Scott asked if it was purified to drink. The woman responded yes, but when we cut the bags open to dump the frozen blocks into our cooler, they each had a dirty, brown center. We were concerned about drinking it, but our cruising friend Elizabeth has since told us not to worry. I think Scott’s want for ice in his drink will win out over his concern for some brown color!

Finally, Mario led us through many left and right turns, eventually leading us back to the dinghy. We thanked him for his help and headed back to Sea Life, so Scott could rest and we could get some lunch.

Scott headed back into town at 2:30. A French boat had anchored right near us, took their dinghy to town, and came back shortly thereafter. We assumed that they were told to come back after lunch as well, so Scott wanted to get ahead of them.

When he arrived, Mario was there to take his dinghy line. He thanked Scott for the money we’d paid him. He’d bought rice, beans and meat for his mother with it, but ran out of gas as he was cooking the meat, so he wanted more money to buy some. He told Scott that he’d help him later for it. Scott replied that he’d paid Mario for helping us, that we didn’t need anything more and that he was sorry, but wasn’t just going to give him anymore money.

Then, the man who’d come to the phone store to tell us that we had to return to the port captain’s office (even though we’d already been told) asked Scott for money for a juice. He wanted money because he’d spoken to us…???  Scott offered him 10 lempira, and was told that it wasn’t enough for a juice. It was only about .45 cents, but we had no reason to pay him anything.

When Scott got to the office, there were already four people waiting, which quickly grew to nine, including Scott. Apparently, they were all told to come back at 3:00. Luckily, one person in the group spoke Spanish well. She relayed to Scott and the rest that faxing the papers to the mainland seems to be a new procedure, so they can keep track of boats coming through the area.

The group waited, as the port captain took photos of papers with his phone. It seemed crazy that there was no other way to get copies of this stuff to mainland Honduras. No fax machine or scanner? The port captain then got up to leave, mumbling something in Spanish. The designated translator told the group that he was leaving to go add data to his phone….good grief.  I cannot believe that Scott didn’t have to be flown off the island with a brain aneurysm at this point.

During this customs circus, Scott learned from a British couple also waiting that this was day three of them of trying to get papers. The port captain returned, and after some more time told everyone to come back tomorrow…or the next day (again, shocked at no aneurysm). Some stayed, but Scott returned to the boat so we could get re-anchored before the winds were stronger, and get a good spot before others arrived.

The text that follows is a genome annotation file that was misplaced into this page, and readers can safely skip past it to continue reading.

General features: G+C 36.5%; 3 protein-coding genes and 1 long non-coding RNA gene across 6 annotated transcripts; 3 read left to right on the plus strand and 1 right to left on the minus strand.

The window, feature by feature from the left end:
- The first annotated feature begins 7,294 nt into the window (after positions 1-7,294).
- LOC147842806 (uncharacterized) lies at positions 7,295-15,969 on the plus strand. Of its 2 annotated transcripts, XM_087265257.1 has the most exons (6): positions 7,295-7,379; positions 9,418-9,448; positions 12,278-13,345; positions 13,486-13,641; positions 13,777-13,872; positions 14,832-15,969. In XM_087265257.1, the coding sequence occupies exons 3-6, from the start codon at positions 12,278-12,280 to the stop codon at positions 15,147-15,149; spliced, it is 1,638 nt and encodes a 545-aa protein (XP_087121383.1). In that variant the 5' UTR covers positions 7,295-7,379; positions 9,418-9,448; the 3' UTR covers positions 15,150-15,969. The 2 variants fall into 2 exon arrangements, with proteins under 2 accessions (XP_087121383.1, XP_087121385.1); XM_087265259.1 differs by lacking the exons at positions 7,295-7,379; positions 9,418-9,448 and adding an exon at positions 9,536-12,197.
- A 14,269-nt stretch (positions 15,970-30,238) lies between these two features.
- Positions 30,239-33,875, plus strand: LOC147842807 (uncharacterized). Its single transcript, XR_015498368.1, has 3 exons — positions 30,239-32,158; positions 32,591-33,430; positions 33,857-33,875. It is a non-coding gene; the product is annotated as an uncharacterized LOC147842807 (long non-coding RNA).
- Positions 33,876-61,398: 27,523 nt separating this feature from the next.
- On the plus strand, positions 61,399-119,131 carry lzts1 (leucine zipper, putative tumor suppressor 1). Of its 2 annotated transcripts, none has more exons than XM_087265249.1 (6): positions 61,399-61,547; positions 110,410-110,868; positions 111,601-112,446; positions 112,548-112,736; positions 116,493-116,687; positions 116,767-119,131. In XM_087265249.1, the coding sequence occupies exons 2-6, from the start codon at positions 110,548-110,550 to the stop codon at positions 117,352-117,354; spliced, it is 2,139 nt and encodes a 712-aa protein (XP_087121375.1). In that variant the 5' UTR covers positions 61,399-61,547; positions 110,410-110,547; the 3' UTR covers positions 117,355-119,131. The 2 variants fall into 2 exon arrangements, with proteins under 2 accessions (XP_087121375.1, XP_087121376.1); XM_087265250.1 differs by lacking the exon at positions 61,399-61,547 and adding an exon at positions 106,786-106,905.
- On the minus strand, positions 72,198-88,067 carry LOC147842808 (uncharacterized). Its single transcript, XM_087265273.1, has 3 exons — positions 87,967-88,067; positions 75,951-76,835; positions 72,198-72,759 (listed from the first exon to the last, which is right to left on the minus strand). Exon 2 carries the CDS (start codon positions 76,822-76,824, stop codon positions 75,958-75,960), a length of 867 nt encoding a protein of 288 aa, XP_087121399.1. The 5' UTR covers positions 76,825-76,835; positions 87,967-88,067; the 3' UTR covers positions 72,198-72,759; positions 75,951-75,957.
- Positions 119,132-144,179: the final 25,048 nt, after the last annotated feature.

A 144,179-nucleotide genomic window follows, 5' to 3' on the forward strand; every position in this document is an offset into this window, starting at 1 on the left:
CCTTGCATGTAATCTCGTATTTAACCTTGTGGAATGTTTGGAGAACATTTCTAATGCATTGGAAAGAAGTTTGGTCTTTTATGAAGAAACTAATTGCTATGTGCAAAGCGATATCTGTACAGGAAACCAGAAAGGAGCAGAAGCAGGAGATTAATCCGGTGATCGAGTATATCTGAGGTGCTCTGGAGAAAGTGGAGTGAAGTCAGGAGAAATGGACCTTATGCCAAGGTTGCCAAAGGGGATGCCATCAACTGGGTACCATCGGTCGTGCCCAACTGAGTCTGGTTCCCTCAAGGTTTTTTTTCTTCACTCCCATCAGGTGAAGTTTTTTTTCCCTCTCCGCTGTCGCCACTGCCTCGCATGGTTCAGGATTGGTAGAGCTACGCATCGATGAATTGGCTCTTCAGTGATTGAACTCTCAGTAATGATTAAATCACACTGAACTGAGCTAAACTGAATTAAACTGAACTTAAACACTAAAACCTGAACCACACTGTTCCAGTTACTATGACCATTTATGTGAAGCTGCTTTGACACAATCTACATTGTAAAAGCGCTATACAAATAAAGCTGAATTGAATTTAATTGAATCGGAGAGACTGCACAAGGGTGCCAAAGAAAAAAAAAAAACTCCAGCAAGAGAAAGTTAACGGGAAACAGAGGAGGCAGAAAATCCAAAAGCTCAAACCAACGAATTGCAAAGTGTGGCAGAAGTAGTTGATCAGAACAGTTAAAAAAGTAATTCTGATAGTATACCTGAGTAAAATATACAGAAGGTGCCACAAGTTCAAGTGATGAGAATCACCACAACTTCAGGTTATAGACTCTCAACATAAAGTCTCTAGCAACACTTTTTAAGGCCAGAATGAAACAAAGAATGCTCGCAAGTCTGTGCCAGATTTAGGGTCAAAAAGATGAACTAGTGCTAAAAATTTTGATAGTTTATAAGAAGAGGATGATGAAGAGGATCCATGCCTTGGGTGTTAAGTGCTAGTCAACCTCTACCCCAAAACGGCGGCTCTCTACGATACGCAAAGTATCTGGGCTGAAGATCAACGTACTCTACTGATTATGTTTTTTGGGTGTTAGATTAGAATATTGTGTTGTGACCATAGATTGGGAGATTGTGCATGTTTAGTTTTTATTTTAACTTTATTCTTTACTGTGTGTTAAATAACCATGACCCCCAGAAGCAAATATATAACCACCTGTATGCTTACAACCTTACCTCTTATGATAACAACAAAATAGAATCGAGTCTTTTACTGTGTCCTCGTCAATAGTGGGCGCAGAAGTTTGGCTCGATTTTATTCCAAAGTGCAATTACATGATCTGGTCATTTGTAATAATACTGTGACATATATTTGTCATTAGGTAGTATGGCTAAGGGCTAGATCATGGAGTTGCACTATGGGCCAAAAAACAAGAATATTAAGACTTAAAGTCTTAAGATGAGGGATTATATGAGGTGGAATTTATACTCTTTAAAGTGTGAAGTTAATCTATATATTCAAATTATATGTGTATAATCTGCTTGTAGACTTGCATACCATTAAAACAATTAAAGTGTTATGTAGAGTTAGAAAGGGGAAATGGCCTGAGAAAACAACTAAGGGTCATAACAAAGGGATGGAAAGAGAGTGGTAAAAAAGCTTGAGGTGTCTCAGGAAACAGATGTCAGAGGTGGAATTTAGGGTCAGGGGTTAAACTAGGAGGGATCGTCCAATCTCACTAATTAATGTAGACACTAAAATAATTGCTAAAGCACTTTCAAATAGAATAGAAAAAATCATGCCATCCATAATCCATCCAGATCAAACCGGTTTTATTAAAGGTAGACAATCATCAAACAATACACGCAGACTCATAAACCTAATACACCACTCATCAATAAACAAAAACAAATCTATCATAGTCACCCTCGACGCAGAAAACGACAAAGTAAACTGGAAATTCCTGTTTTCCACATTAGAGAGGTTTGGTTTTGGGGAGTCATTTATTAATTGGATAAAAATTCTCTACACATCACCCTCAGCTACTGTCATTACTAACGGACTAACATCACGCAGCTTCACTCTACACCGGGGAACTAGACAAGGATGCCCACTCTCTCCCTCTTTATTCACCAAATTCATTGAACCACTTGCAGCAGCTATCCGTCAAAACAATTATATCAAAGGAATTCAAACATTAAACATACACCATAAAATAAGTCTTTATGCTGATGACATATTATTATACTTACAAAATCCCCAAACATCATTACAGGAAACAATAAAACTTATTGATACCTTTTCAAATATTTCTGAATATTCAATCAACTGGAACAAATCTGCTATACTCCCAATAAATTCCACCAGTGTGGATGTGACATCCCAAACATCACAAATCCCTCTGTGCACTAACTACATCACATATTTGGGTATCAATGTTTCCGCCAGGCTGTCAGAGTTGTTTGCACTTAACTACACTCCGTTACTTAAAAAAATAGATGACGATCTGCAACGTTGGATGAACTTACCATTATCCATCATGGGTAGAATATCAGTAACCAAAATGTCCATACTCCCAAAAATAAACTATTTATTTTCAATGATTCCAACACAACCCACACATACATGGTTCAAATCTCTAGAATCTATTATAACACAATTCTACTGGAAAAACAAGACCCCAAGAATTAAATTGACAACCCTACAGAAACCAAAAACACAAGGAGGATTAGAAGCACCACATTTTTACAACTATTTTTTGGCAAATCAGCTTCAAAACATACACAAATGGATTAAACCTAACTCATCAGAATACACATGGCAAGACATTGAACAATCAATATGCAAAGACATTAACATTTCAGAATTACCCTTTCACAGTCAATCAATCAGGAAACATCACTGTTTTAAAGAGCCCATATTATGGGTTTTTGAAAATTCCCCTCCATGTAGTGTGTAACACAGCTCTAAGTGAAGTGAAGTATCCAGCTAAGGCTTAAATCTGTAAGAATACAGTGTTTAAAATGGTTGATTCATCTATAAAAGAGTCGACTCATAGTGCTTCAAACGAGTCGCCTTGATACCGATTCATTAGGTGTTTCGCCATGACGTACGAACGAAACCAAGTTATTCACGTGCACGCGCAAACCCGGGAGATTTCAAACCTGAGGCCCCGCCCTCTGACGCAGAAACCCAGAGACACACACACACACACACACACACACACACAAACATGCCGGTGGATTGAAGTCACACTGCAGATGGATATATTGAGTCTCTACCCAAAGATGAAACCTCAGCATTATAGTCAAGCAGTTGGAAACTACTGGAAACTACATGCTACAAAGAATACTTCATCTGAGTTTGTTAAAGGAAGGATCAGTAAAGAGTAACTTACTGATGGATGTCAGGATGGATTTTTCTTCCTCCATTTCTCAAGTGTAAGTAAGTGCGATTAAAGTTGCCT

So that’s where we stand. We have no papers, but are told that “we’re good.” There’s no telling how long it will take to get said papers, and that’s incredibly frustrating. Our biggest gripe is that we had papers in hand, and they were taken away. To quote the band Genesis, “It’s no fun, being an illegal alien!”

However, once settled back at the boat, we remembered that some of our cruising friends have taken days to clear into countries. They’ve also had to travel back to customs offices much farther away, involving taxis and ferries, for missed items or details, so it could be worse.

We are a short dinghy ride from town, and the port captain. The winds won’t be favorable to head to another anchorage for almost a week, so we’ll take the time to explore the area, as there is much to see and do on this side of the island. Not such a terrible situation after all, I guess!

“Shells Sink, Dreams Float. Life’s Good On Our Boat!”

Adios Mexico!!!!

After ten weeks and two days, we are saying goodbye to Isla Mujeres. The wind forecast looks really good for us to make a run for Honduras, so the last few days have been frenzied.

We hopped the ferry to Cancun, and loaded up on things at Walmart that we may not get as easily as we travel south. We’ve learned to take our luggage with us, for easy transport back to the boat. As we prepared to go, Howard decided to try and stow away to Walmart.

We filled both bags and our backpack, and headed back to the island.

The next day, we shared a golf cart with Kevin and Marina, our friends on Lucky Seven. They were taking advantage of the weather window to make a run for Cuba, so we all headed to Chedraui for a big grocery run. We each stuffed our carts full of food and beer. I didn’t think that everything would fit on the golf cart, but we made it work.

Next, it was time to load everything into Kevin’s dinghy. I was sure that we’d have to make two trips, but the guys were determined to make it all fit. There was even room left for the four of us, around the tower of beer. With all that weight, it was a wet ride back to the boat!

After unloading our things, and a quick trip to the dentist for Marina, we stopped for lunch and then rode around the island a bit, before returning the cart. Kevin convinced Scott to take the cart “off road.” As you may imagine, it didn’t take much convincing. I was sure that we’d break an axle on the poor thing.

We also enjoyed one more look at the beautiful eastern coast of the island.

Then it was on to Villa Bella, for margaritas and mojitos. Marina turned 50 on Wednesday, so we took time to celebrate.